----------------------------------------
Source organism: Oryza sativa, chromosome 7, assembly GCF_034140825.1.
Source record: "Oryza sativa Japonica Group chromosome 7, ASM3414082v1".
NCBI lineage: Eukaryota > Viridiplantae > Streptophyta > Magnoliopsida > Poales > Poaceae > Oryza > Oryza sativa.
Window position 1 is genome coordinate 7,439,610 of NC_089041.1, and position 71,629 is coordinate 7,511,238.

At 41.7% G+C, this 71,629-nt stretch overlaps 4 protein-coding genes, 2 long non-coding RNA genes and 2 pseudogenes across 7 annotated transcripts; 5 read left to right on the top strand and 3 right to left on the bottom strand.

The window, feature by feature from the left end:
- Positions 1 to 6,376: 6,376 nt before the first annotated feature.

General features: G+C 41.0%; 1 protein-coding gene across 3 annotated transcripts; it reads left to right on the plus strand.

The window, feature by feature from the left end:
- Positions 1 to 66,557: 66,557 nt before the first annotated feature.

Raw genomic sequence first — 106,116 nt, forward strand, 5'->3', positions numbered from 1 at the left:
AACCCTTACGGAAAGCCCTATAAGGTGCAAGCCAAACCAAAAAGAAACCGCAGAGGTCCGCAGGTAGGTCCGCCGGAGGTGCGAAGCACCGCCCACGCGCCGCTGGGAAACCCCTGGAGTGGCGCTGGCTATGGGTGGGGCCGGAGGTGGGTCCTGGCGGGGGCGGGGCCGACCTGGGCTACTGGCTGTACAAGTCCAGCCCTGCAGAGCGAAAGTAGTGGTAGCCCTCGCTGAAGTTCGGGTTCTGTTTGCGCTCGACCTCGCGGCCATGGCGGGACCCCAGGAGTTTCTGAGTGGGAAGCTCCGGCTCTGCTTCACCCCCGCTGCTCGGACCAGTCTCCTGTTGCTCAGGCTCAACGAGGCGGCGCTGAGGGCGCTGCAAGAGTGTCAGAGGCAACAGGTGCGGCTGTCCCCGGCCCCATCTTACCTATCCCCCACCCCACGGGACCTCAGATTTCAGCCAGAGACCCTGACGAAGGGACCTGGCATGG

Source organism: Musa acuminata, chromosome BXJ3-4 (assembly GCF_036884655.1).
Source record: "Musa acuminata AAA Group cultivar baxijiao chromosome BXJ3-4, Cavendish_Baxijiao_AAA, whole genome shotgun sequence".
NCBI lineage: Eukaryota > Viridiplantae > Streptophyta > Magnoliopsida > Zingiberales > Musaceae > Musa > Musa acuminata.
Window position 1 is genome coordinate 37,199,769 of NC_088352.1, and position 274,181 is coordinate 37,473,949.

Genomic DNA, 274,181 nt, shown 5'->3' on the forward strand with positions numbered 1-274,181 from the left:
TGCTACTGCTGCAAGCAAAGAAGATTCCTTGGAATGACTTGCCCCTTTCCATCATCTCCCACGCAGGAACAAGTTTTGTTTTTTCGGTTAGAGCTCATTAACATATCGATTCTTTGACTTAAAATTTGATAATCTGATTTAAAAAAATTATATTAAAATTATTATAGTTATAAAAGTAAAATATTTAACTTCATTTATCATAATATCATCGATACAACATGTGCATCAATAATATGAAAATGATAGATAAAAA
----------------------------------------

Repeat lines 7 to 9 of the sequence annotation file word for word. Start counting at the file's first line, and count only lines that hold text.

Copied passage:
- Positions 1 to 6,376: 6,376 nt before the first annotated feature.

General features: G+C 41.0%; 1 protein-coding gene across 3 annotated transcripts; it reads left to right on the plus strand.

The window, feature by feature from the left end: